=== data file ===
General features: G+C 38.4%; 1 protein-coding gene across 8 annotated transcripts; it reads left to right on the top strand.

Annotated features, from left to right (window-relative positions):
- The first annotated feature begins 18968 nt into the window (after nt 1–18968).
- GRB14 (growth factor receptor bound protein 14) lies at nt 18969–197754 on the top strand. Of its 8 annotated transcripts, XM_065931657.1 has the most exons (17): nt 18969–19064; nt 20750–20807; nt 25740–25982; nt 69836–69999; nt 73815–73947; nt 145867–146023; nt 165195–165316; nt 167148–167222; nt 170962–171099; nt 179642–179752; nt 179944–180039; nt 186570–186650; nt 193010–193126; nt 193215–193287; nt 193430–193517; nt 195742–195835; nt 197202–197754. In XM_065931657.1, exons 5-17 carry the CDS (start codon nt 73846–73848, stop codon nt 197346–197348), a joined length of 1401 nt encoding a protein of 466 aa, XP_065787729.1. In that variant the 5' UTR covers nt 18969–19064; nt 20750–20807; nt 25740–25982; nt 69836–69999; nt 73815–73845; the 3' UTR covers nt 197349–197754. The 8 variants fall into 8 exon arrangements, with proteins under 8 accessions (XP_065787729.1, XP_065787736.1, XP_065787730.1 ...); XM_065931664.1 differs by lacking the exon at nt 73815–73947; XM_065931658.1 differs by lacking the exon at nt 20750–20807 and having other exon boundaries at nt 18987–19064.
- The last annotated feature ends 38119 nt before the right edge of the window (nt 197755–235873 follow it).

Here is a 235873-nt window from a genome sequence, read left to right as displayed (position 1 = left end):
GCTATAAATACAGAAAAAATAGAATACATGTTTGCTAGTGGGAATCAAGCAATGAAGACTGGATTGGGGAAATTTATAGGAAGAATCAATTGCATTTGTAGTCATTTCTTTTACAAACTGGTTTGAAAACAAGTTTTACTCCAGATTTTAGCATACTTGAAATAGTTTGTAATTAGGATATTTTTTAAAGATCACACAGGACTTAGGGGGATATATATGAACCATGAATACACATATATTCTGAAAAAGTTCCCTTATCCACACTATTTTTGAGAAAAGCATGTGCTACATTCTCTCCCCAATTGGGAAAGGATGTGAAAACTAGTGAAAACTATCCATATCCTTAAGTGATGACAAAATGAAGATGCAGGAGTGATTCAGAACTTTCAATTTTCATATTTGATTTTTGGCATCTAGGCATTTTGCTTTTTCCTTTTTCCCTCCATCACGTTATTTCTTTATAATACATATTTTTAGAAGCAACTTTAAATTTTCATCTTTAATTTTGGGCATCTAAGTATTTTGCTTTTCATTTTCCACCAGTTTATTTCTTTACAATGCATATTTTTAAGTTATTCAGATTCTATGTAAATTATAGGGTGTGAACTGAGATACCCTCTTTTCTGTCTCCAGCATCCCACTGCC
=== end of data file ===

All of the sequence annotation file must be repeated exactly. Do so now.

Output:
General features: G+C 38.4%; 1 protein-coding gene across 8 annotated transcripts; it reads left to right on the top strand.

Annotated features, from left to right (window-relative positions):
- The first annotated feature begins 18968 nt into the window (after nt 1–18968).
- GRB14 (growth factor receptor bound protein 14) lies at nt 18969–197754 on the top strand. Of its 8 annotated transcripts, XM_065931657.1 has the most exons (17): nt 18969–19064; nt 20750–20807; nt 25740–25982; nt 69836–69999; nt 73815–73947; nt 145867–146023; nt 165195–165316; nt 167148–167222; nt 170962–171099; nt 179642–179752; nt 179944–180039; nt 186570–186650; nt 193010–193126; nt 193215–193287; nt 193430–193517; nt 195742–195835; nt 197202–197754. In XM_065931657.1, exons 5-17 carry the CDS (start codon nt 73846–73848, stop codon nt 197346–197348), a joined length of 1401 nt encoding a protein of 466 aa, XP_065787729.1. In that variant the 5' UTR covers nt 18969–19064; nt 20750–20807; nt 25740–25982; nt 69836–69999; nt 73815–73845; the 3' UTR covers nt 197349–197754. The 8 variants fall into 8 exon arrangements, with proteins under 8 accessions (XP_065787729.1, XP_065787736.1, XP_065787730.1 ...); XM_065931664.1 differs by lacking the exon at nt 73815–73947; XM_065931658.1 differs by lacking the exon at nt 20750–20807 and having other exon boundaries at nt 18987–19064.
- The last annotated feature ends 38119 nt before the right edge of the window (nt 197755–235873 follow it).

Here is a 235873-nt window from a genome sequence, read left to right as displayed (position 1 = left end):
GCTATAAATACAGAAAAAATAGAATACATGTTTGCTAGTGGGAATCAAGCAATGAAGACTGGATTGGGGAAATTTATAGGAAGAATCAATTGCATTTGTAGTCATTTCTTTTACAAACTGGTTTGAAAACAAGTTTTACTCCAGATTTTAGCATACTTGAAATAGTTTGTAATTAGGATATTTTTTAAAGATCACACAGGACTTAGGGGGATATATATGAACCATGAATACACATATATTCTGAAAAAGTTCCCTTATCCACACTATTTTTGAGAAAAGCATGTGCTACATTCTCTCCCCAATTGGGAAAGGATGTGAAAACTAGTGAAAACTATCCATATCCTTAAGTGATGACAAAATGAAGATGCAGGAGTGATTCAGAACTTTCAATTTTCATATTTGATTTTTGGCATCTAGGCATTTTGCTTTTTCCTTTTTCCCTCCATCACGTTATTTCTTTATAATACATATTTTTAGAAGCAACTTTAAATTTTCATCTTTAATTTTGGGCATCTAAGTATTTTGCTTTTCATTTTCCACCAGTTTATTTCTTTACAATGCATATTTTTAAGTTATTCAGATTCTATGTAAATTATAGGGTGTGAACTGAGATACCCTCTTTTCTGTCTCCAGCATCCCACTGCC